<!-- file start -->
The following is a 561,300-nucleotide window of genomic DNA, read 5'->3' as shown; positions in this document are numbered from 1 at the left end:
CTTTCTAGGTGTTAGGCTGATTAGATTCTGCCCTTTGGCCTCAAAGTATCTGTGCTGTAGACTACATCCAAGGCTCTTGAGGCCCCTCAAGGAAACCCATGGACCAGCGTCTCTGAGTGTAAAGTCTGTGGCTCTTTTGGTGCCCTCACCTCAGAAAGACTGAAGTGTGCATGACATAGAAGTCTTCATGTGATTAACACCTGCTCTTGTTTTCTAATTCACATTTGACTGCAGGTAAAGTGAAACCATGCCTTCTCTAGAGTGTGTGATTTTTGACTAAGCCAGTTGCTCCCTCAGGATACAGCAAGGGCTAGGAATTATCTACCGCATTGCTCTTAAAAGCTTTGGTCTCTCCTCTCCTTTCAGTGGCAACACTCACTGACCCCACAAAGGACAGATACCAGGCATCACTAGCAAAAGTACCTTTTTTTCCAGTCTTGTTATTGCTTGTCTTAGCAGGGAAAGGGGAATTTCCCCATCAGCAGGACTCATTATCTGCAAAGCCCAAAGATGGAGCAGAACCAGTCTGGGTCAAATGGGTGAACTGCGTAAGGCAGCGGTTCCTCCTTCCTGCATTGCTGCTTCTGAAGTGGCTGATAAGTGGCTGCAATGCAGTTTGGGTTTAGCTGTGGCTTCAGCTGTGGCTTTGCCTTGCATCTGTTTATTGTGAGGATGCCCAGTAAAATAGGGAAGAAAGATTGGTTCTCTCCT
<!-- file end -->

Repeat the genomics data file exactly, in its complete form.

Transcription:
The following is a 561,300-nucleotide window of genomic DNA, read 5'->3' as shown; positions in this document are numbered from 1 at the left end:
CTTTCTAGGTGTTAGGCTGATTAGATTCTGCCCTTTGGCCTCAAAGTATCTGTGCTGTAGACTACATCCAAGGCTCTTGAGGCCCCTCAAGGAAACCCATGGACCAGCGTCTCTGAGTGTAAAGTCTGTGGCTCTTTTGGTGCCCTCACCTCAGAAAGACTGAAGTGTGCATGACATAGAAGTCTTCATGTGATTAACACCTGCTCTTGTTTTCTAATTCACATTTGACTGCAGGTAAAGTGAAACCATGCCTTCTCTAGAGTGTGTGATTTTTGACTAAGCCAGTTGCTCCCTCAGGATACAGCAAGGGCTAGGAATTATCTACCGCATTGCTCTTAAAAGCTTTGGTCTCTCCTCTCCTTTCAGTGGCAACACTCACTGACCCCACAAAGGACAGATACCAGGCATCACTAGCAAAAGTACCTTTTTTTCCAGTCTTGTTATTGCTTGTCTTAGCAGGGAAAGGGGAATTTCCCCATCAGCAGGACTCATTATCTGCAAAGCCCAAAGATGGAGCAGAACCAGTCTGGGTCAAATGGGTGAACTGCGTAAGGCAGCGGTTCCTCCTTCCTGCATTGCTGCTTCTGAAGTGGCTGATAAGTGGCTGCAATGCAGTTTGGGTTTAGCTGTGGCTTCAGCTGTGGCTTTGCCTTGCATCTGTTTATTGTGAGGATGCCCAGTAAAATAGGGAAGAAAGATTGGTTCTCTCCT